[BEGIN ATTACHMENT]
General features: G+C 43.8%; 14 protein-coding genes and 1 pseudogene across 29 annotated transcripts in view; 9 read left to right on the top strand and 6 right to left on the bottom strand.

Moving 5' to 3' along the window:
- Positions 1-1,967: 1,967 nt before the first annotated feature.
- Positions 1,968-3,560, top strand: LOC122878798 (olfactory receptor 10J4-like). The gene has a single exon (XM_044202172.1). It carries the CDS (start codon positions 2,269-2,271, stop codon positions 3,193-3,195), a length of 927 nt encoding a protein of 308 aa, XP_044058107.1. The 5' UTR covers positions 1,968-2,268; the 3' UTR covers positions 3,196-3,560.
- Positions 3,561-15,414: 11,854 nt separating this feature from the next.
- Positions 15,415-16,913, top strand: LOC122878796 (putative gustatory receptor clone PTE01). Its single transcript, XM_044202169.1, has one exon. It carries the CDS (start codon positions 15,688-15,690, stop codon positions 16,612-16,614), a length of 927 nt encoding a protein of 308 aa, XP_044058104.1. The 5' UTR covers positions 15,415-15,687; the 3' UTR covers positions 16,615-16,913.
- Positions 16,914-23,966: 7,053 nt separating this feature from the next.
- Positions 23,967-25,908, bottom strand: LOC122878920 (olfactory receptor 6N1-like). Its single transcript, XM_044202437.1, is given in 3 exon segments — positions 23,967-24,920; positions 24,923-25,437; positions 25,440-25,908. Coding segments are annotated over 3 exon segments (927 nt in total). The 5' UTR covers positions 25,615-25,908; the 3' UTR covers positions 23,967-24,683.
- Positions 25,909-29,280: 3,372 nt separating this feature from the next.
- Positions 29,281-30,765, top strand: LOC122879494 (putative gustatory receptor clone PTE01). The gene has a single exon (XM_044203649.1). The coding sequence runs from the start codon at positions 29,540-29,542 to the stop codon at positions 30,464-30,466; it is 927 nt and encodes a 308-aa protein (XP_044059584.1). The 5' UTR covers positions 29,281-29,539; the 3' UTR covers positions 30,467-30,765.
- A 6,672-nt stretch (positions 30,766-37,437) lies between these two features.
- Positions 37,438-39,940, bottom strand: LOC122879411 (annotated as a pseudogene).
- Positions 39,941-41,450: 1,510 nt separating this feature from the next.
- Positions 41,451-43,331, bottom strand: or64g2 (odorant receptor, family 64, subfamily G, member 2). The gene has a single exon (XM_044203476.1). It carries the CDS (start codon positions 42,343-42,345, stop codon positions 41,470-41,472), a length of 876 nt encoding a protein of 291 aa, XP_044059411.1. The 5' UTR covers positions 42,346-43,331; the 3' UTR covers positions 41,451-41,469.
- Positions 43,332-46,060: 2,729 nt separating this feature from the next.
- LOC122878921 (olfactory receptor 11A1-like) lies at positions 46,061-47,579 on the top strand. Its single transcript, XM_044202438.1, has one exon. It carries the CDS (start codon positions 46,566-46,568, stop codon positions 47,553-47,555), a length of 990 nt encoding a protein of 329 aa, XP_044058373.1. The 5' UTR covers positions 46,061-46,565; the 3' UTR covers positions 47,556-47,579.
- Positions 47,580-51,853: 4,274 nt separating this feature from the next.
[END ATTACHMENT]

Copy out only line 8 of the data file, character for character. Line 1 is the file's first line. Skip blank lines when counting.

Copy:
- Positions 23,967-25,908, bottom strand: LOC122878920 (olfactory receptor 6N1-like). Its single transcript, XM_044202437.1, is given in 3 exon segments — positions 23,967-24,920; positions 24,923-25,437; positions 25,440-25,908. Coding segments are annotated over 3 exon segments (927 nt in total). The 5' UTR covers positions 25,615-25,908; the 3' UTR covers positions 23,967-24,683.